There are some things that no one person or church can do on its own, and one is to create a culture in which staff can work productively together. When we fancied ourselves a denomination of small, lay-lead, one-minister, one-employee churches, we did have an employment culture; a culture that expected that committees of lay people would provide support and if necessary, supervision to employees and ministers. That had its inefficiencies and injustices, but one of the truly painful and conflict-producing consequences of growth was that once you have more than a couple of employees or have grown to need more than one minister, none of that works any more and the loudest voices clamor for impossible structures and a lot of free-for-all and unsupervised staff. That culture makes growth really, really hard, it makes excellence impossible, it makes working on a staff really hard, and it makes being responsible for the work of a staff impossible. So if I could wave my magic wand on the ministerial side of things:
1. I'd insist that every minister have basic Human Resources training. A minister needs to know how to hire, train, coach, manage, discipline, and fire people. Ideally this training would be offered by theological schools or the UUA because all these tasks are somewhat different in the small staff/church environments that we work in. This is particularly tricky when two ordained staff are working together and even more tricky when both ministers are called by the congregation, which vastly complicates their relationship.
2. I'd make serving on a staff a respectable option for ministers. Assistant and Associate positions and part-time program specialties are absolutely vital for churches of over 500 members. Right now, UU ministers are encouraged from several sources to think that these positions are not very respectable and that a "real" minister has his or her "own" church. The UUMA guidelines need to be changed on this point, and I hear that they are.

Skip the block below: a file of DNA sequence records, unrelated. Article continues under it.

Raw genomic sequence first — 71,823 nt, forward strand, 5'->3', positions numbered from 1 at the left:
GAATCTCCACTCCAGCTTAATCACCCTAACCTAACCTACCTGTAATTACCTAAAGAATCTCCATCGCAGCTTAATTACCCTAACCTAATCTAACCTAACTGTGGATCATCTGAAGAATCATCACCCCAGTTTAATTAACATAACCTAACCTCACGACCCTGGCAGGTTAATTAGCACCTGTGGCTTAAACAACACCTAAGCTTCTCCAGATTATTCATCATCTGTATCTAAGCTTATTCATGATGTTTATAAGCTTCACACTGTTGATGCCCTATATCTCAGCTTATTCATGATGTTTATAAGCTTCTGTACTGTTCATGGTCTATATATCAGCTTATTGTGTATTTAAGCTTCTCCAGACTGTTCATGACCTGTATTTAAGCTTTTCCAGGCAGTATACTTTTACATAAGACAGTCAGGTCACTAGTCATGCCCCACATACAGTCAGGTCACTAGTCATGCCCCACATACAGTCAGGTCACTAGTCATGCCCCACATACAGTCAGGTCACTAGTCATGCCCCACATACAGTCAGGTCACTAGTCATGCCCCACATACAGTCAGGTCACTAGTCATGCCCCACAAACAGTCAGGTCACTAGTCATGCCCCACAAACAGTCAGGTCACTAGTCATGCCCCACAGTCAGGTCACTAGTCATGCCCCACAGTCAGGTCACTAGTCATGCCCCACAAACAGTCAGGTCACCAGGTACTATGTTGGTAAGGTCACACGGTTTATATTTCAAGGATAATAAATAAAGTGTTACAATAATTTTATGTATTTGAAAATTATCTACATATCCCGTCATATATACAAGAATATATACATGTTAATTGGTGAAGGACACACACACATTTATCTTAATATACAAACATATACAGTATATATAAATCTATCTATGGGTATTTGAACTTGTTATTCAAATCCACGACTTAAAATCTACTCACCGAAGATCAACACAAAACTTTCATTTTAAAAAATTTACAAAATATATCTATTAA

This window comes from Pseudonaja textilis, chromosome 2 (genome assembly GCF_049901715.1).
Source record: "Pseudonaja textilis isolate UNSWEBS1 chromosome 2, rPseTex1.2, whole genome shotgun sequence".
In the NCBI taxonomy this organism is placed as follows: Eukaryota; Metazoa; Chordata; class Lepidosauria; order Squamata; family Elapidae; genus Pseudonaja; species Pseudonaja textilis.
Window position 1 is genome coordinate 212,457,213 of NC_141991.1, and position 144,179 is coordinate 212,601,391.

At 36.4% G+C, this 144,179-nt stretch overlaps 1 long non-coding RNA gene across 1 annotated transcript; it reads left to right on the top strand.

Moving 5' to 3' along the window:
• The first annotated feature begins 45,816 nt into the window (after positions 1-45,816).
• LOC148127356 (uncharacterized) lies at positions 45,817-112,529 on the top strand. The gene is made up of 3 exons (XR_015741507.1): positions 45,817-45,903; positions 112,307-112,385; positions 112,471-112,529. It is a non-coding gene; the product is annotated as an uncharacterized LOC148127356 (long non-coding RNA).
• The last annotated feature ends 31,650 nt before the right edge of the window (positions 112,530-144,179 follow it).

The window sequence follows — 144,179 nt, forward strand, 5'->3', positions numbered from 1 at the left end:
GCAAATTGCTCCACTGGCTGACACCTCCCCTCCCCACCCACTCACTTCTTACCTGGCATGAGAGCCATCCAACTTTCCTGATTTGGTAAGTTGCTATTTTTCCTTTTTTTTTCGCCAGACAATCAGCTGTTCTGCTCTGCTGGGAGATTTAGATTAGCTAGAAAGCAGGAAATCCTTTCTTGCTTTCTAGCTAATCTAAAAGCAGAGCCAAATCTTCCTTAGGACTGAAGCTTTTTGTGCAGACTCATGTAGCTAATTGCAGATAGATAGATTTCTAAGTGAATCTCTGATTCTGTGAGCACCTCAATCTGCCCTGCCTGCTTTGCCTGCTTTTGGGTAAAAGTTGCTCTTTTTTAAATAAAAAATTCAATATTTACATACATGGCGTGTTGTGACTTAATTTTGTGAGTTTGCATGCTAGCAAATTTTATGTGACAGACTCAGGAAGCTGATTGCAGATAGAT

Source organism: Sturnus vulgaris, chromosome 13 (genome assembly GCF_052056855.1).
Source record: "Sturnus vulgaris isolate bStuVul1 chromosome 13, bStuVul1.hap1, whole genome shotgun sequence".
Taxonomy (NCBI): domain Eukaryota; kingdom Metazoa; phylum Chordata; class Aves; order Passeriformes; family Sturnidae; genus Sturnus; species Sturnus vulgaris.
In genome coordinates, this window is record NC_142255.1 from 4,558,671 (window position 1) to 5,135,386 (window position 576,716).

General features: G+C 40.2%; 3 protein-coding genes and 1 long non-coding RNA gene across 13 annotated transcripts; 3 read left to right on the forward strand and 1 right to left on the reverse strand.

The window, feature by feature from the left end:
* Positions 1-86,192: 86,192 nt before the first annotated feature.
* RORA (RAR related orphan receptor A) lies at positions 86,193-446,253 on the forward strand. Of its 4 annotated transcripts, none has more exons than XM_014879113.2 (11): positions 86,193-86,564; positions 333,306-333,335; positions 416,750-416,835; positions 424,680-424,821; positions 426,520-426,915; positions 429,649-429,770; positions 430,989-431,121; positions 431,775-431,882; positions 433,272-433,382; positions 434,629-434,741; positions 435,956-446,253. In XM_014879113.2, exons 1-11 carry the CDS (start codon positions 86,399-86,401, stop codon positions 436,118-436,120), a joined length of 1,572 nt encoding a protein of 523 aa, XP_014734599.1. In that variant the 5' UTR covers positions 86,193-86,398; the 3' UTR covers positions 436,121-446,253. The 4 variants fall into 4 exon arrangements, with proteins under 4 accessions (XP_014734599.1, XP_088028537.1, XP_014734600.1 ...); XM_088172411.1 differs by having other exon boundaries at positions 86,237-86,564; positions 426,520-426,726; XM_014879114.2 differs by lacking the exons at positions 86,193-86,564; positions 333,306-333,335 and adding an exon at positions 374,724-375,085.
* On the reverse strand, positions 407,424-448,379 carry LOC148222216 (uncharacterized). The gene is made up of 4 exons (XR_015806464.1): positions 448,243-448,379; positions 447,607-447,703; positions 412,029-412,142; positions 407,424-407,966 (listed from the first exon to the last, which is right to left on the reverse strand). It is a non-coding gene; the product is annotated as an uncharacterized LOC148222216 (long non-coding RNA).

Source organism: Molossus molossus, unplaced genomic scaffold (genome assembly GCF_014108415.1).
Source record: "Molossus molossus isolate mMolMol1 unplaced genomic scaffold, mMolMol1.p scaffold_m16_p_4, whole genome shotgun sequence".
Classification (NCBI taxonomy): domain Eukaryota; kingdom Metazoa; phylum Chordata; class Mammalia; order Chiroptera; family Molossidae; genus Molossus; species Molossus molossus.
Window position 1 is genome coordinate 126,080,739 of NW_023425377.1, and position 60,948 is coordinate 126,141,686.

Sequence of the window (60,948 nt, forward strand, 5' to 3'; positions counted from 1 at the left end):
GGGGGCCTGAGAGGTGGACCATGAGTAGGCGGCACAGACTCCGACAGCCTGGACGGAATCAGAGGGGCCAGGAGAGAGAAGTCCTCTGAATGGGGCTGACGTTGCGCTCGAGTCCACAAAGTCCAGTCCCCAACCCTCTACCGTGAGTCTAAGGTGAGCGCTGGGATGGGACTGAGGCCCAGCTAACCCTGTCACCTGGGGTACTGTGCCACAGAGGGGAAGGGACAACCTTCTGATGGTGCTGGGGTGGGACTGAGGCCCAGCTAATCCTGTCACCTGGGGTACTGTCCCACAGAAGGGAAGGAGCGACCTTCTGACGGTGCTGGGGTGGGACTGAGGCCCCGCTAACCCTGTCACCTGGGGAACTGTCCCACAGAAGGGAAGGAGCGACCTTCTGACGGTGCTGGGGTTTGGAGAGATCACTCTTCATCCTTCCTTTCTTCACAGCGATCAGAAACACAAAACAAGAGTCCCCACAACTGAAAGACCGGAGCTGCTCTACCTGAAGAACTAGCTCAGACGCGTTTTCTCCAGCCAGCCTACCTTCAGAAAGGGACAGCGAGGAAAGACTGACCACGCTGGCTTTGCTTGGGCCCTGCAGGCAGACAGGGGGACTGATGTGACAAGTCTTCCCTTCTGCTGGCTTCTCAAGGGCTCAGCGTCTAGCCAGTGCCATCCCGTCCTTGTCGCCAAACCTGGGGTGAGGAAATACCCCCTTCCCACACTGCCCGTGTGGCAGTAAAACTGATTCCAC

3. I'd create a group for ministers serving on staffs and assist with funding a yearly retreat for them, and I'd think of them when doing things like putting together groups of ministers to talk about growth. The Associate and Assistant ministers know things the Senior ministers don't know about growth.
Monday, November 26, 2007
- Get into a fight, don't end the fight, keep it going, let it permeate all aspects of a congregation, never tell the people who are fighting that they are hurting the church, and don't do anything that would tred on their sacred right to freely say whatever hurtful, horrible things they want to say to as many people as they can find. That will insure that the congregation's "buzz" is a matter of whispering in corners or raised and edgy voices. Big Growth Killer. Nobody comes to church to fight. Church fights leave ministers and lay people with Post Traumatic Stress. The people who join a church that's in the middle of a fight are either astoundingly dedicated, clueless or..worse yet, like to fight.